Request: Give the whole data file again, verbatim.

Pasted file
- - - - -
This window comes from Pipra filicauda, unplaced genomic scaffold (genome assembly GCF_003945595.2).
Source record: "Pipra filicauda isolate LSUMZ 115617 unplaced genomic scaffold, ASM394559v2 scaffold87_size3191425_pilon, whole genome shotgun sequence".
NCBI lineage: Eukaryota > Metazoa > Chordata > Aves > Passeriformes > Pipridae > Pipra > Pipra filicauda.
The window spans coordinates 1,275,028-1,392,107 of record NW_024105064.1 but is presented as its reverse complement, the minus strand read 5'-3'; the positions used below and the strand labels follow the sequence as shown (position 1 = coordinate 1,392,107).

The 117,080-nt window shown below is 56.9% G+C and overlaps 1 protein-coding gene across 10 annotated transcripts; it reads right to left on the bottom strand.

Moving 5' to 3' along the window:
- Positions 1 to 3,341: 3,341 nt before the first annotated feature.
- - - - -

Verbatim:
This window comes from Pipra filicauda, unplaced genomic scaffold (genome assembly GCF_003945595.2).
Source record: "Pipra filicauda isolate LSUMZ 115617 unplaced genomic scaffold, ASM394559v2 scaffold87_size3191425_pilon, whole genome shotgun sequence".
NCBI lineage: Eukaryota > Metazoa > Chordata > Aves > Passeriformes > Pipridae > Pipra > Pipra filicauda.
The window spans coordinates 1,275,028-1,392,107 of record NW_024105064.1 but is presented as its reverse complement, the minus strand read 5'-3'; the positions used below and the strand labels follow the sequence as shown (position 1 = coordinate 1,392,107).

The 117,080-nt window shown below is 56.9% G+C and overlaps 1 protein-coding gene across 10 annotated transcripts; it reads right to left on the bottom strand.

Moving 5' to 3' along the window:
- Positions 1 to 3,341: 3,341 nt before the first annotated feature.